If you have a mobility issue serious enough to prompt you to buy a wheelchair, that’s only the first step.

Depending on where you live or how you plan to use your new chair, you’ll also need one or more ramps to make your home and your vehicle accessible. 

If you’ve been scratching your head trying to work out exactly how to measure for a wheelchair ramp, this article is for you.  Below, we’ll step you through the process and don’t worry; it’s easier than you might think!

The single biggest consideration is determining the height of the incline you’re facing.  For example, if your home has a porch, and you want to build a ramp that will allow you to get from the porch to your sidewalk or driveway, the important number is the height from the porch to the ground.

In terms of how to measure a rise in stair for a wheelchair ramp, don’t measure the height of each individual step leading to your front porch, just focus on the total height that needs to be traversed.  Once you have that number, just remember 3, 2, 1.  Here’s what those numbers mean:

Three – If you’re planning to wheel the chair down the ramp with no one in it, and then have the person who uses the chair get in it after the chair is down the ramp, you can get away with dividing the height by three.  So if your porch sits 24” off the ground, you need a ramp that’s 8 feet long (24/3).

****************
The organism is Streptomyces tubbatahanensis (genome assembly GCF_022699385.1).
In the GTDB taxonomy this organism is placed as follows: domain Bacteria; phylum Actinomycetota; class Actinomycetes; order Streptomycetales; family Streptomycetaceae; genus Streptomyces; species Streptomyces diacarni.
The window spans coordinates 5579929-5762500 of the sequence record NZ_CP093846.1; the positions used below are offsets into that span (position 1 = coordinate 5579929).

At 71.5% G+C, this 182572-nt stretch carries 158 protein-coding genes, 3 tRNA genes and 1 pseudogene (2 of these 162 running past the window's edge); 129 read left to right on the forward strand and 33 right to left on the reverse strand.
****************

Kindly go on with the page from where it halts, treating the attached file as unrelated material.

Two – If you’re planning to wheel the chair down the ramp with the user sitting in the chair, divide the height value by two.  In the example above, you’d need a 12’ long ramp (24/2).

One – If you want to build an ADA compliant ramp, divide the height number by one, which would mean building a 24’ long ramp in the example above.

Finally, if you’re wondering how to measure for a portable wheelchair ramp, the same calculations apply, but given the realities of portable ramps, you’ll almost certainly want to divide the height by 3, which will mean that you’ll be wheeling the chair up the portable ramp without having the person in it.

In terms of the width, just measure the width of the wheelchair the person is using, adding 2-3” to that value.  Taken together, those figures will give you a firm idea of not only how big the ramp will need to be, but how much building material you’ll need to turn it into a reality.

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